Sustained virological response following interferon-based antiviral treatment of chronic hepatitis C is associated with decreased long-term risk of hepatocellular carcinoma (HCC) in advanced liver fibrosis. An unexpected high rate of HCC recurrence following antiviral treatment using direct-acting antiviral (DAA) has recently been reported.
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                Author and article information

                Contributors
                Role: ConceptualizationRole: InvestigationRole: Writing – original draft
                Role: Conceptualization
                Role: Investigation
                Role: Conceptualization
                Role: Investigation
                Role: Investigation
                Role: Investigation
                Role: Investigation
                Role: Investigation
                Role: Investigation
                Role: Investigation
                Role: Investigation
                Role: Investigation
                Role: Investigation
                Role: Conceptualization
                Role: Conceptualization
                Role: ConceptualizationRole: Writing – original draft
                Role: Editor
                Journal
                PLoS One
                PLoS ONE
                plos
                plosone
                PLoS ONE
                Public Library of Science (San Francisco, CA USA )
                1932-6203
                15 June 2017
                2017
                : 12
                : 6
                : e0179096
                Affiliations
                [1 ]Division of Gastroenterology and Hepatology, Department of Internal Medicine, Keio University School of Medicine, 35 Shinanomachi, Shinjuku-ku, Tokyo, Japan
                [2 ]Center for Diagnostic and Therapeutic Endoscopy, Keio University School of Medicine, 35 Shinanomachi, Shinjuku-ku, Tokyo, Japan
                [3 ]Kitasato University Kitasato Institute Hospital, 5-9-1 Shiragane-dai, Minato-ku, Tokyo, Japan
                [4 ]Eiju Hospital, 2-23-16 Higashi-ueno, Ueno-ku, Tokyo, Japan
                [5 ]International University of Health and Welfare Mita Hospital, 1-4-3 Mita, Minato-ku, Tokyo, Japan
                [6 ]Division of Pharmacotherapeutics, Keio University School of Pharmacy, 1-5-30 Shibakoen, Minato-ku, Tokyo, Japan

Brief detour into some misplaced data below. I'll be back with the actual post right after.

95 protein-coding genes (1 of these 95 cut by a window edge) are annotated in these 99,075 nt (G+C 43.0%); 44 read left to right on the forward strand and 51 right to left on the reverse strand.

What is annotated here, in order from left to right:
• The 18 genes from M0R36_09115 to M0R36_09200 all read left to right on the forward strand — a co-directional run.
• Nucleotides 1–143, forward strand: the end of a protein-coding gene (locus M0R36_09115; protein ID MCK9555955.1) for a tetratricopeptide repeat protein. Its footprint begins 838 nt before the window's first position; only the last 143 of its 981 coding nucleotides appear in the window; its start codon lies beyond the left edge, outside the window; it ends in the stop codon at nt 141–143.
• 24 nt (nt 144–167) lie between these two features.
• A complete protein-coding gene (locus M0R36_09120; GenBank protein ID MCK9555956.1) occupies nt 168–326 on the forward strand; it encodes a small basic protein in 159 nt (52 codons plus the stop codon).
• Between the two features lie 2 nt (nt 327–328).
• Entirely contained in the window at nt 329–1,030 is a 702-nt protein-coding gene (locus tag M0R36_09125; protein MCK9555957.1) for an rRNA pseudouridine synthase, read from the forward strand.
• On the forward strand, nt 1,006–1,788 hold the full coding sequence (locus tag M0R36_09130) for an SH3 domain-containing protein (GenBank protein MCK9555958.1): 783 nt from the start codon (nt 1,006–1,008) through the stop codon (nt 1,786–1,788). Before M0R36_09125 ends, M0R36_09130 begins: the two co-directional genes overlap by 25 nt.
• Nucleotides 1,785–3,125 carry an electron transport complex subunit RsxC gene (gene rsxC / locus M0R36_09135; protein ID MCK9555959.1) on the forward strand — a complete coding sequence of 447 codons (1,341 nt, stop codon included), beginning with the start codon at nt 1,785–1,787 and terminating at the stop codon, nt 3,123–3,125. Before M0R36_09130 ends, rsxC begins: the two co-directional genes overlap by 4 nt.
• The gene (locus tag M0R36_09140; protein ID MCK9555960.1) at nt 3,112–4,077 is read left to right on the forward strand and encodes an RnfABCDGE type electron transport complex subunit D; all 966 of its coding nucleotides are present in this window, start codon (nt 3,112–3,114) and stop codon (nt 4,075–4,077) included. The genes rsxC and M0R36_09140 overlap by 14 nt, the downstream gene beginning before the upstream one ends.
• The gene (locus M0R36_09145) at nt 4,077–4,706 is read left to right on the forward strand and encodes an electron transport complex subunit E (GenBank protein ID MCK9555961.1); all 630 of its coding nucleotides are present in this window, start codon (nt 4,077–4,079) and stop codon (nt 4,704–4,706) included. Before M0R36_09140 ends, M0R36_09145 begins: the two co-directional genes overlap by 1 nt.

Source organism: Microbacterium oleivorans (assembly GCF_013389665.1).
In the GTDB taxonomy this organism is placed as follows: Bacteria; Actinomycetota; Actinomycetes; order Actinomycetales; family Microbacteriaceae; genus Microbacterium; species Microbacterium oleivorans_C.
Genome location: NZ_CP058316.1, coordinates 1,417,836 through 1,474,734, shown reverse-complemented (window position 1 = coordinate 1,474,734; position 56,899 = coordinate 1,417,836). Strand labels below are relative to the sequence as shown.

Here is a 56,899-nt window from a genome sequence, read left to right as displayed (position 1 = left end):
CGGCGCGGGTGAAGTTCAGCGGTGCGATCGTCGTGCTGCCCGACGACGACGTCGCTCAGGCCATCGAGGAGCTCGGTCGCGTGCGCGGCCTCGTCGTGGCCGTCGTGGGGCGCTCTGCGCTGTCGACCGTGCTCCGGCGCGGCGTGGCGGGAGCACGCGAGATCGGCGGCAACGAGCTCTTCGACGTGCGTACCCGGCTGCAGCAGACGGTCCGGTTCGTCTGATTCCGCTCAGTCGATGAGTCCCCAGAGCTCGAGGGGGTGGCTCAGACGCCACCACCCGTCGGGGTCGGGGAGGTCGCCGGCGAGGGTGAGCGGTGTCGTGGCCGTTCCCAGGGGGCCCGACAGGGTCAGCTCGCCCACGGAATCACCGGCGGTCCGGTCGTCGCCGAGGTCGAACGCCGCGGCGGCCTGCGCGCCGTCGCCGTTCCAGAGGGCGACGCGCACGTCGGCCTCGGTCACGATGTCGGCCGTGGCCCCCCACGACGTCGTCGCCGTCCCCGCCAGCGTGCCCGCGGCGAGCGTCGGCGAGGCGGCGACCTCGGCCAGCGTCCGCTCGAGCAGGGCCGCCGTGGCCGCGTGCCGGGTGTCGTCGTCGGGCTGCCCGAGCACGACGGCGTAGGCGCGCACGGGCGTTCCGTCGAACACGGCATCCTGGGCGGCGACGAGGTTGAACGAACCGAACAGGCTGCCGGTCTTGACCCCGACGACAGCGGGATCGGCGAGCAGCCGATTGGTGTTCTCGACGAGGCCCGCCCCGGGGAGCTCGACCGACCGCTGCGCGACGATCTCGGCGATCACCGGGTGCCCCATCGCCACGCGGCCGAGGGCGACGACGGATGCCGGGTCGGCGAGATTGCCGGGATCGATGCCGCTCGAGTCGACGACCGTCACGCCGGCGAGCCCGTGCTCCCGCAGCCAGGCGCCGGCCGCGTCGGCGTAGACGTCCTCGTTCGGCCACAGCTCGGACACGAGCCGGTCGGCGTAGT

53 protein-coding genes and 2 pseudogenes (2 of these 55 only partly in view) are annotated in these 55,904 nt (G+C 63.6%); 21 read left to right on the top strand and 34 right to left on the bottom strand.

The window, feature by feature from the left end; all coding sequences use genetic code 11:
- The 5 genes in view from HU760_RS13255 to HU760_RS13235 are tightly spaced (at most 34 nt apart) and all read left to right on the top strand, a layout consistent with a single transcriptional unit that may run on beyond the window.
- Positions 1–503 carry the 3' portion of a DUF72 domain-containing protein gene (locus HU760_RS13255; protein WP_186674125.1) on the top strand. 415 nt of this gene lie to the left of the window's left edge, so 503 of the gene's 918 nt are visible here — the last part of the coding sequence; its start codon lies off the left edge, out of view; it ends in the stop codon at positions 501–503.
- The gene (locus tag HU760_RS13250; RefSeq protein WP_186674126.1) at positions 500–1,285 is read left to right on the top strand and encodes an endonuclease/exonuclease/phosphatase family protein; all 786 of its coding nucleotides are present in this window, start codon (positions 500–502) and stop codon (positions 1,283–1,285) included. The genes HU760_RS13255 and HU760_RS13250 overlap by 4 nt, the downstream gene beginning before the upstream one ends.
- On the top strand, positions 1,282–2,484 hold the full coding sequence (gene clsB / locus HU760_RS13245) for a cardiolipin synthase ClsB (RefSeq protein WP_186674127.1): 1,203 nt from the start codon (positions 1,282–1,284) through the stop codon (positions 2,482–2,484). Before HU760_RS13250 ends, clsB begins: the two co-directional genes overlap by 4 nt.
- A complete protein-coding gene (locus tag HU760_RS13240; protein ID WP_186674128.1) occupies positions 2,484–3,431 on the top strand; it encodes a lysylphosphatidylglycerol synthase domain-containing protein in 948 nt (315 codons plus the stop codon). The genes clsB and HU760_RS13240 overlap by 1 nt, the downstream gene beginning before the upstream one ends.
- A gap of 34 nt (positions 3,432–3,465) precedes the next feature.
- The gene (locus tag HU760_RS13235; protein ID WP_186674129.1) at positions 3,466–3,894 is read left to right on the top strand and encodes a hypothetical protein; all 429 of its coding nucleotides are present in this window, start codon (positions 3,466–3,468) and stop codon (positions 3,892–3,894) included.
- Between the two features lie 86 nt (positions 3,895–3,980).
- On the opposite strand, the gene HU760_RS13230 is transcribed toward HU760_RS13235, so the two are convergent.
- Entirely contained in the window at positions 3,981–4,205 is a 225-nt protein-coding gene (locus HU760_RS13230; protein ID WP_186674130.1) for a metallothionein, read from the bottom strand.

National Taiwan University Hospital, TAIWAN
                Author notes

                Competing Interests: The authors have declared that no competing interests exist.

                Author information
                http://orcid.org/0000-0002-8687-2760
                Article
                PONE-D-17-07307
                10.1371/journal.pone.0179096
                5472371
                28617830
                0235b5ef-a188-4a57-98ee-efebaacb31ca
                © 2017 Chu et al

                This is an open access article distributed under the terms of the Creative Commons Attribution License, which permits unrestricted use, distribution, and reproduction in any medium, provided the original author and source are credited.

                History
                : 22 February 2017
                : 23 May 2017
                Page count
                Figures: 6, Tables: 4, Pages: 20
                Funding
                Funded by: funder-id http://dx.doi.org/10.13039/100009619, Japan Agency for Medical Research and Development;
                Award ID: 15fk0210037h0101
                Funded by: Keio Gijuku Academic Development Funds
                This study was supported in part by grants-in-aid from the Keio Gijuku Academic Development Funds and Japan Agency for Medical Research and Development (grant number: 15fk0210037h0101). The funders had no role in study design, data collection and analysis, decision to publish, or preparation of the manuscript.
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                Oncology
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                Hepatocellular Carcinoma